Furosemide and Vitamin c drug interactions - a phase IV clinical study of FDA data

Summary:

Drug interactions are reported among people who take Furosemide and Vitamin c. Common interactions include chronic kidney disease among females and fatigue among males.

The phase IV clinical study analyzes what interactions people who take Furosemide and Vitamin c have. It is created by eHealthMe based on reports of 4,353 people who take Furosemide and Vitamin c from the FDA, and is updated regularly. You can use the study as a second opinion to make health care decisions.

With medical big data and AI algorithms, eHealthMe enables everyone to run phase IV clinical trial to detect adverse drug outcomes and monitor effectiveness. Our original studies have been referenced on 600+ peer-reviewed medical publications including The Lancet, Mayo Clinic Proceedings, and Nature. Most recently, phase IV clinial trails for COVID 19 vaccines have been added, check here.



On Aug, 06, 2022

4,353 people who take Furosemide and Vitamin c together, and have interactions are studied.


What is Furosemide?

Furosemide has active ingredients of furosemide. It is often used in fluid retention. eHealthMe is studying from 253,532 Furosemide users for its effectiveness, alternative drugs and more.

What is Vitamin c?

Vitamin c has active ingredients of l-ascorbic acid. It is often used in immune response. eHealthMe is studying from 61,494 Vitamin c users for its effectiveness, alternative drugs and more.

Number of Furosemide and Vitamin c reports submitted per year:

Furosemide and Vitamin c drug interactions.

Furosemide and Vitamin c drug interactions by gender *:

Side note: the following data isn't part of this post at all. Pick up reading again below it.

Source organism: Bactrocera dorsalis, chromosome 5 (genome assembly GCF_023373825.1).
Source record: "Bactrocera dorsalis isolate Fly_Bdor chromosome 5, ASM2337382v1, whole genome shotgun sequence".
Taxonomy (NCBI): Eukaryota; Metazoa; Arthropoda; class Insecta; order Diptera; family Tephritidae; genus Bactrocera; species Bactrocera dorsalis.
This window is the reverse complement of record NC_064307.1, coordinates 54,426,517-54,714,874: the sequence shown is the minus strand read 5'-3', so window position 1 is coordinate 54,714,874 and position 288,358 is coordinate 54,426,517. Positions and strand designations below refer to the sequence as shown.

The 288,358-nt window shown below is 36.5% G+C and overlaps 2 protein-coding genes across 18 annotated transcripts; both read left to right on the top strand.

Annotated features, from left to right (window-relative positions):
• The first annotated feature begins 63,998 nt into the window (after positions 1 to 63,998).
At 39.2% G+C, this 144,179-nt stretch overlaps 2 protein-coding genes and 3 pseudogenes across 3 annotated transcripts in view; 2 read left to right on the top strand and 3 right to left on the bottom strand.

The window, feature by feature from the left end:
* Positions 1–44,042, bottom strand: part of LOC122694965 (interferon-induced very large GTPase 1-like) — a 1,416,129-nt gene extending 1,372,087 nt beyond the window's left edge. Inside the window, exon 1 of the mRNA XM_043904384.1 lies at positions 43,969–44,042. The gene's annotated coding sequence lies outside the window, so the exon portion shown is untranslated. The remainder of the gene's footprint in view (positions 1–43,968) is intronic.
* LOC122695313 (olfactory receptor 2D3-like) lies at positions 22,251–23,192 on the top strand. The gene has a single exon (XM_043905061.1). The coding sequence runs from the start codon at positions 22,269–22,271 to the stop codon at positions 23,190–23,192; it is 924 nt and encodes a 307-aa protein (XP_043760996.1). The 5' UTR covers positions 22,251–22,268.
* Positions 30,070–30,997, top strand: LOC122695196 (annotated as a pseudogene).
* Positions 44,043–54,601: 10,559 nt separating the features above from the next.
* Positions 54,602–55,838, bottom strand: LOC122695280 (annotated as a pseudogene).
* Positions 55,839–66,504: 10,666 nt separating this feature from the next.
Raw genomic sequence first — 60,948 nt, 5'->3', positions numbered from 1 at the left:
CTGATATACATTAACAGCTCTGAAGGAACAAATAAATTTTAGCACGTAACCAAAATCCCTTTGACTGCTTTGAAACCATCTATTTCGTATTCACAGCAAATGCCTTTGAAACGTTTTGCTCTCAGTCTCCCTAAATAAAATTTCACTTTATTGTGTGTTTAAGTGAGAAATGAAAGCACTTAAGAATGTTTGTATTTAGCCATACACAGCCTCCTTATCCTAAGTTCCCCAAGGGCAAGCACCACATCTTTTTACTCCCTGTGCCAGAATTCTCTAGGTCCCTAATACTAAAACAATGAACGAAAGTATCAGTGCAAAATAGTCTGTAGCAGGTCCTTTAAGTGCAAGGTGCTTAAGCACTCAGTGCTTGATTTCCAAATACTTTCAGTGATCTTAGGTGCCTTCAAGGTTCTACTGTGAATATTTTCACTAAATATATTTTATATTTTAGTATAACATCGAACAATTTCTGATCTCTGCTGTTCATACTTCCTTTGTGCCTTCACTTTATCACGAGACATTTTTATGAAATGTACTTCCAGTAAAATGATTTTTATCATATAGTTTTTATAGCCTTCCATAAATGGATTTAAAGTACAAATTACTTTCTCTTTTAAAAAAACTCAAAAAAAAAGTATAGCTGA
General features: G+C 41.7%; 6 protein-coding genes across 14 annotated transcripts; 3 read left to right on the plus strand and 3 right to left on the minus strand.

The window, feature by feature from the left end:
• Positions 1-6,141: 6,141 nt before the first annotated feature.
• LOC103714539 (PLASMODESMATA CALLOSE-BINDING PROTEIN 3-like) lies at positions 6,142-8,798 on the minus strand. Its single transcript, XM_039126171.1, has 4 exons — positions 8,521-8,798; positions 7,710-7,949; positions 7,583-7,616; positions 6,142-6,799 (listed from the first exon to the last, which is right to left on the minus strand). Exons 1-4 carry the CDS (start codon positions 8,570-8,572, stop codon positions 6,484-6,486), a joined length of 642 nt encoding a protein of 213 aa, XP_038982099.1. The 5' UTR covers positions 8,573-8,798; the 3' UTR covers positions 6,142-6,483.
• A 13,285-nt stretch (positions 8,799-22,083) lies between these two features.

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Furosemide and Vitamin c drug interactions by age *:

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Common conditions people have *:

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* Approximation only. Some reports may have incomplete information.

Do you take Furosemide and Vitamin c?

Personalize this study to your gender and age

How to use the study?

You can discuss the study with your doctor, to ensure that all drug risks and benefits are fully discussed and understood.



Related publications that referenced our studies

Related studies

Alternative drugs to, pros and cons of the 2 drugs:

Common Furosemide and Vitamin c interactions:

Browse all drug interactions of Furosemide and Vitamin c:

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Common Furosemide interactions:

Browse all interactions between Furosemide and drugs from A to Z:

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Common Vitamin c interactions:

Browse all interactions between Vitamin c and drugs from A to Z:

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How the study uses the data?

The study uses data from the FDA. It is based on furosemide and l-ascorbic acid (the active ingredients of Furosemide and Vitamin c, respectively), and Furosemide and Vitamin c (the brand names). Other drugs that have the same active ingredients (e.g. generic drugs) are not considered. Dosage of drugs is not considered in the study.

Who is eHealthMe?

With medical big data and proven AI algorithms, eHealthMe provides a platform for everyone to run phase IV clinical trials. We study millions of patients and 5,000 more each day. Results of our real-world drug study have been referenced on 600+ peer-reviewed medical publications, including The Lancet, Mayo Clinic Proceedings, and Nature. Our analysis results are available to researchers, health care professionals, patients (testimonials), and software developers (open API).

WARNING, DISCLAIMER, USE FOR PUBLICATION

WARNING: Please DO NOT STOP MEDICATIONS without first consulting a physician since doing so could be hazardous to your health.

DISCLAIMER: All material available on eHealthMe.com is for informational purposes only, and is not a substitute for medical advice, diagnosis, or treatment provided by a qualified healthcare provider. All information is observation-only. Our phase IV clinical studies alone cannot establish cause-effect relationship. Different individuals may respond to medication in different ways. Every effort has been made to ensure that all information is accurate, up-to-date, and complete, but no guarantee is made to that effect. The use of the eHealthMe site and its content is at your own risk.

If you use this eHealthMe study on publication, please acknowledge it with a citation: study title, URL, accessed date.

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